Let’s Get Rid Of “Terrorism”

17 Dec

Terrorists are not simply terrorists.  The “terrorist” label is the fastest way of widening the discord between ‘them’ and ‘us’.  “Terrorist” is not a neutral word; neither is it an accurate description.  Jacques Derrida pointed out the fallacies inbuilt in the term: is it always killing? And does ‘killing’ also mean ‘allowing to die’? In which case, what about the thousands dying from AIDs who we daily forget? And if media exposure slips, will the “terrorists” begin to get away with it? Another of Derrida’s questions highlighted the bias inbuilt in the term: will terrorism one day “stop being denounced as such to be hailed as the only recourse left in a legitimate fight?” The question is politically courageous.  Seven weeks after the planes crashed into the two towers, George Bush made a coercive statement: “you’re either with us or against us in the fight against terror”.  Those words force polarity.  Lexically, his statement is true: the bias of “terror” prevents neutrality in either political affiliation or expression.   Anybody who wishes to be considered rational must posit himself against the “terrorist” (and indeed, no “terrorists” call themselves “terrorists”).  Bush’s fight is based on lexical disingenuity.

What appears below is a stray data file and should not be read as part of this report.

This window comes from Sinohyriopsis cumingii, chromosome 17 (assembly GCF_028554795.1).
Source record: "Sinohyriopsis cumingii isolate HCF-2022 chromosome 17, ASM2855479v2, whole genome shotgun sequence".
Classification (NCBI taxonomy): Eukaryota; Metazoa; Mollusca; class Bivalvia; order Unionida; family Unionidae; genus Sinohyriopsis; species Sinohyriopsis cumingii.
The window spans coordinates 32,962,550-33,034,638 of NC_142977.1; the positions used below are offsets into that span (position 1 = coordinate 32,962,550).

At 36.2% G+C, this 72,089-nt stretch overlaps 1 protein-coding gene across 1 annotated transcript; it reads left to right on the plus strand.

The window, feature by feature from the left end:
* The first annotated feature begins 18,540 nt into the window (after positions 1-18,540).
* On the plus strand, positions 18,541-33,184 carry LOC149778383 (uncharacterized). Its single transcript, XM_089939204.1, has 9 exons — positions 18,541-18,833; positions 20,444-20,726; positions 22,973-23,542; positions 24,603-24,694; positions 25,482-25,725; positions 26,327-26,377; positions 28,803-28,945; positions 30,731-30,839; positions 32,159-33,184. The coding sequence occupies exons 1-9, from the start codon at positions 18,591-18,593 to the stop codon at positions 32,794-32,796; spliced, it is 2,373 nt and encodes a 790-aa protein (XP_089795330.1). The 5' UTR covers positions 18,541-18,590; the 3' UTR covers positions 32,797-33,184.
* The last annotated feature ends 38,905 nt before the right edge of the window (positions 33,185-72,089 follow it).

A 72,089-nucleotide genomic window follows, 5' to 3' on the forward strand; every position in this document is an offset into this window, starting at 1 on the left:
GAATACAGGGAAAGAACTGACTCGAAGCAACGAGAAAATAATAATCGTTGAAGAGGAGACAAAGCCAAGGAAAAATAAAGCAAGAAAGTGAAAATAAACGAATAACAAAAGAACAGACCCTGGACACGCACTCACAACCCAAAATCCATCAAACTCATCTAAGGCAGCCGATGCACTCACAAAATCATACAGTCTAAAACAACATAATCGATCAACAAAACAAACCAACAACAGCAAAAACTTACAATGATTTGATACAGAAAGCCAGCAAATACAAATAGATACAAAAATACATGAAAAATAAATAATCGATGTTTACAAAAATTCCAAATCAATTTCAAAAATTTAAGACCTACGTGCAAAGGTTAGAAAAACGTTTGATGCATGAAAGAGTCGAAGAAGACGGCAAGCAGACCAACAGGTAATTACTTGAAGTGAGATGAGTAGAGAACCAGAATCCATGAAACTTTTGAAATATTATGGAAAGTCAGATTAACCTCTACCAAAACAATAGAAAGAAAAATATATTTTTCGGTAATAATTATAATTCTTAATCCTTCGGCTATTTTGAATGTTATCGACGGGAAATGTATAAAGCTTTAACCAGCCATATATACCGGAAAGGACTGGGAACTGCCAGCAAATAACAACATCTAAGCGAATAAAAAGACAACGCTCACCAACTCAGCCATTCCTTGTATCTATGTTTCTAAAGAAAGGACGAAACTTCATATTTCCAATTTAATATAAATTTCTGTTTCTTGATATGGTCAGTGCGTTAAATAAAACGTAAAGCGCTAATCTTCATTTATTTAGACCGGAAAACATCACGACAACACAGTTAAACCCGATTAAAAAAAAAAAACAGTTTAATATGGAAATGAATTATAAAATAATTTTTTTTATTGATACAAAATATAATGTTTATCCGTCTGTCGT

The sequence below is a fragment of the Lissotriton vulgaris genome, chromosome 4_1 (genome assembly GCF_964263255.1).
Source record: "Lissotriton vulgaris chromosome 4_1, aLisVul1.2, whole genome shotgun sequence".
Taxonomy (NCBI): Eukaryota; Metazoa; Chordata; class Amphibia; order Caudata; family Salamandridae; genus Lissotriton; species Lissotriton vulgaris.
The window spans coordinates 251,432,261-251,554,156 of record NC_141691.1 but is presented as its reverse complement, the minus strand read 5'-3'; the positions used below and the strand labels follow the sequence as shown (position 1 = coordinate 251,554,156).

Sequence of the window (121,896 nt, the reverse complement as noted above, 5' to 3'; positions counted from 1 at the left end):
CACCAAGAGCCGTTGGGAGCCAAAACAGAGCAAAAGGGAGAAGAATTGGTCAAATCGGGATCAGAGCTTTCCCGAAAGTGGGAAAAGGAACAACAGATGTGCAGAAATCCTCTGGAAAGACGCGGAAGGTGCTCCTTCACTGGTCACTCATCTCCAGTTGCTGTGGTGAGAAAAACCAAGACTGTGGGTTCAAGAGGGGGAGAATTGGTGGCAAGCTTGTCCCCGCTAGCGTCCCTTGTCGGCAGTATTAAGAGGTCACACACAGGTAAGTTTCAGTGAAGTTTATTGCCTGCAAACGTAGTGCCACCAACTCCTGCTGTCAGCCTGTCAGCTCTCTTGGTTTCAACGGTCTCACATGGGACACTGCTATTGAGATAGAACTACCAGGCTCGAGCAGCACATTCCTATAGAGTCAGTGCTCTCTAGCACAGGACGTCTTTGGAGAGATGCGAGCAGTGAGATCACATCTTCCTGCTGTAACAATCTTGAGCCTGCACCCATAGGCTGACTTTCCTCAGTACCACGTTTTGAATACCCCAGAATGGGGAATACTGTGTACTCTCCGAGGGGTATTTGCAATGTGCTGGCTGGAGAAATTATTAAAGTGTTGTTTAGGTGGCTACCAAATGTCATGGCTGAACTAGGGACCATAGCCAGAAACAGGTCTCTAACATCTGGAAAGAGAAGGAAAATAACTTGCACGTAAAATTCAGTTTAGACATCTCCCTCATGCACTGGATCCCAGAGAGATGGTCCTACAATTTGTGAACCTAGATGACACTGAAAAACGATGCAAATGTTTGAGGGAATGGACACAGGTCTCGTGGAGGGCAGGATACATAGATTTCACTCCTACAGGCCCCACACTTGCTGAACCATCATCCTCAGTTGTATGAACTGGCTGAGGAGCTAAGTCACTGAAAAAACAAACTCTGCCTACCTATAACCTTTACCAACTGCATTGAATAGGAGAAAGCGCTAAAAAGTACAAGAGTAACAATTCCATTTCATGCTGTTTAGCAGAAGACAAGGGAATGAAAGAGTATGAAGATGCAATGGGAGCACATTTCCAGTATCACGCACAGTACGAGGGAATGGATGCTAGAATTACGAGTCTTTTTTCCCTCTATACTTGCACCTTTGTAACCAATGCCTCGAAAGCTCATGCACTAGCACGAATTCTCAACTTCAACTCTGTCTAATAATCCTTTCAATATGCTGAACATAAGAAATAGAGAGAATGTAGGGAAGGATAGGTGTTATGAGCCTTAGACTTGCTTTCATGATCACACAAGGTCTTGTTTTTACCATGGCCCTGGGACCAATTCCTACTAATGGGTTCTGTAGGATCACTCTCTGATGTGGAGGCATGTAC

Last month, Mohamud Osman, a 19 year old Somali-American student, tried to set off a car bomb in Oregon; he was caught by the FBI.  His perspective is undeniably chilling.  He deliberately targeted a Christmas-tree lighting ceremony attended by thousands and said that he wanted every single person there “to leave either dead or injured.”   Even more horribly, he made this claim after having been arrested – in other words, at such a time when his words cannot be construed as bravado or idealism.  Even in reflection, mass murder remained his aim.

Why was “terrorism” his intention in the first place? As with the majority of “terrorist” attacks that we hear about in the West, Osman’s desire to hurt so many came out of his desire to punish the US for Iraq and Afghanistan.  He came to believe that destruction was the optimum way of shouting to the world his condemnation of America.  Taimour Abdulwahab al-Abdaly, the Iraqi who blew himself up in Stockholm, had similar motives: Sweden’s presence in Afghanistan, and artist Lars Vilks’ cartoon of the prophet Muhammed.  Al-Abdaly told his lecturer in 2003 that he was “stressed out” by the US invasion of Iraq.  What must be recognised is that both these young men (Osman is 19; al-Abdaly was 28) acted out of a desire that provokes most youth to action: the desire to change things for the better.  They were motivated by idealism; both men believed that their actions could make a difference.